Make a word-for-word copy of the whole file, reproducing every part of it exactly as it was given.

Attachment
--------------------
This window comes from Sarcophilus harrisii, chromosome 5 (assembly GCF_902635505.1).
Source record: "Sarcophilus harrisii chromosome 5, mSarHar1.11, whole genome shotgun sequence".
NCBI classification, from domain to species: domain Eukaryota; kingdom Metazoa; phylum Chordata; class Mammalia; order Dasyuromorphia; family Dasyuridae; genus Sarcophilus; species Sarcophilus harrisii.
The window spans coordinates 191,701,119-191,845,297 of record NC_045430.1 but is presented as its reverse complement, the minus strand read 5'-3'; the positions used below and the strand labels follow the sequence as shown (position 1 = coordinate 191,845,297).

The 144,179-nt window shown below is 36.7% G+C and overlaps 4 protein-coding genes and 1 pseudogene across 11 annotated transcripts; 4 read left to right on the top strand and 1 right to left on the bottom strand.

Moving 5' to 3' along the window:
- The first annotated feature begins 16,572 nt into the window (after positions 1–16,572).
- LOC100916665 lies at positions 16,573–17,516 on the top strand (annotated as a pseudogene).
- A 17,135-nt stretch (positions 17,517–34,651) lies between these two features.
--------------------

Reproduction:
This window comes from Sarcophilus harrisii, chromosome 5 (assembly GCF_902635505.1).
Source record: "Sarcophilus harrisii chromosome 5, mSarHar1.11, whole genome shotgun sequence".
NCBI classification, from domain to species: domain Eukaryota; kingdom Metazoa; phylum Chordata; class Mammalia; order Dasyuromorphia; family Dasyuridae; genus Sarcophilus; species Sarcophilus harrisii.
The window spans coordinates 191,701,119-191,845,297 of record NC_045430.1 but is presented as its reverse complement, the minus strand read 5'-3'; the positions used below and the strand labels follow the sequence as shown (position 1 = coordinate 191,845,297).

The 144,179-nt window shown below is 36.7% G+C and overlaps 4 protein-coding genes and 1 pseudogene across 11 annotated transcripts; 4 read left to right on the top strand and 1 right to left on the bottom strand.

Moving 5' to 3' along the window:
- The first annotated feature begins 16,572 nt into the window (after positions 1–16,572).
- LOC100916665 lies at positions 16,573–17,516 on the top strand (annotated as a pseudogene).
- A 17,135-nt stretch (positions 17,517–34,651) lies between these two features.